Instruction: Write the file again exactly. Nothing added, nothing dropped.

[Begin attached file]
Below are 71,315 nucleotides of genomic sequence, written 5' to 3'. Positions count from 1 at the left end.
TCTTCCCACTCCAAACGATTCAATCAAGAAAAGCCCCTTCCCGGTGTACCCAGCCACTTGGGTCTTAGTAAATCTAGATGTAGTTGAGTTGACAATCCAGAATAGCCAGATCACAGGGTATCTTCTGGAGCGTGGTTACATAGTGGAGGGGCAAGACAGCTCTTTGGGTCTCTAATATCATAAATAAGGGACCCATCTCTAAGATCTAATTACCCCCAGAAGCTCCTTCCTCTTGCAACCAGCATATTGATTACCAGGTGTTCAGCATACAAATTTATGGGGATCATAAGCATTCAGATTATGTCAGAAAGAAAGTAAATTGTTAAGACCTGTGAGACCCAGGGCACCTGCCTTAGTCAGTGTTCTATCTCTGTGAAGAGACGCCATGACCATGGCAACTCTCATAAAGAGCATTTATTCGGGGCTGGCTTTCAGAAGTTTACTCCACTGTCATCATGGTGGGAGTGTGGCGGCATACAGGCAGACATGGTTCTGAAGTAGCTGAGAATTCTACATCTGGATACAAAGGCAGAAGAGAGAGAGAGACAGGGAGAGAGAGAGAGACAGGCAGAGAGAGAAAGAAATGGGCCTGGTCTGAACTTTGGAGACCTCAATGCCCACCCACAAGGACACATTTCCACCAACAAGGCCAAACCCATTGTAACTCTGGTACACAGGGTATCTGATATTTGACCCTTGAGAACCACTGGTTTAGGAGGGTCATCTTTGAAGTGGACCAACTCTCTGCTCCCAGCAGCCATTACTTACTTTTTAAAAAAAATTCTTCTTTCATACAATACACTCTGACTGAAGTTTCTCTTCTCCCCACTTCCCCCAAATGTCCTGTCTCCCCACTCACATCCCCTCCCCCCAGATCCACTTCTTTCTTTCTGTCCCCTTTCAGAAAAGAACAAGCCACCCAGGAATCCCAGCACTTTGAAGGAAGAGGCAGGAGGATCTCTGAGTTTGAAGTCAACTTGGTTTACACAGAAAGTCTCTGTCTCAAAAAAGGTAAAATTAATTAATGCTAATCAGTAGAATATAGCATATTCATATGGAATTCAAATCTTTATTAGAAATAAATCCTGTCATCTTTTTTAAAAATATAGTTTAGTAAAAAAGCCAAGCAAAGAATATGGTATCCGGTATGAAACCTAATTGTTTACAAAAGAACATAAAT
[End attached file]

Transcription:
Below are 71,315 nucleotides of genomic sequence, written 5' to 3'. Positions count from 1 at the left end.
TCTTCCCACTCCAAACGATTCAATCAAGAAAAGCCCCTTCCCGGTGTACCCAGCCACTTGGGTCTTAGTAAATCTAGATGTAGTTGAGTTGACAATCCAGAATAGCCAGATCACAGGGTATCTTCTGGAGCGTGGTTACATAGTGGAGGGGCAAGACAGCTCTTTGGGTCTCTAATATCATAAATAAGGGACCCATCTCTAAGATCTAATTACCCCCAGAAGCTCCTTCCTCTTGCAACCAGCATATTGATTACCAGGTGTTCAGCATACAAATTTATGGGGATCATAAGCATTCAGATTATGTCAGAAAGAAAGTAAATTGTTAAGACCTGTGAGACCCAGGGCACCTGCCTTAGTCAGTGTTCTATCTCTGTGAAGAGACGCCATGACCATGGCAACTCTCATAAAGAGCATTTATTCGGGGCTGGCTTTCAGAAGTTTACTCCACTGTCATCATGGTGGGAGTGTGGCGGCATACAGGCAGACATGGTTCTGAAGTAGCTGAGAATTCTACATCTGGATACAAAGGCAGAAGAGAGAGAGAGACAGGGAGAGAGAGAGAGACAGGCAGAGAGAGAAAGAAATGGGCCTGGTCTGAACTTTGGAGACCTCAATGCCCACCCACAAGGACACATTTCCACCAACAAGGCCAAACCCATTGTAACTCTGGTACACAGGGTATCTGATATTTGACCCTTGAGAACCACTGGTTTAGGAGGGTCATCTTTGAAGTGGACCAACTCTCTGCTCCCAGCAGCCATTACTTACTTTTTAAAAAAAATTCTTCTTTCATACAATACACTCTGACTGAAGTTTCTCTTCTCCCCACTTCCCCCAAATGTCCTGTCTCCCCACTCACATCCCCTCCCCCCAGATCCACTTCTTTCTTTCTGTCCCCTTTCAGAAAAGAACAAGCCACCCAGGAATCCCAGCACTTTGAAGGAAGAGGCAGGAGGATCTCTGAGTTTGAAGTCAACTTGGTTTACACAGAAAGTCTCTGTCTCAAAAAAGGTAAAATTAATTAATGCTAATCAGTAGAATATAGCATATTCATATGGAATTCAAATCTTTATTAGAAATAAATCCTGTCATCTTTTTTAAAAATATAGTTTAGTAAAAAAGCCAAGCAAAGAATATGGTATCCGGTATGAAACCTAATTGTTTACAAAAGAACATAAAT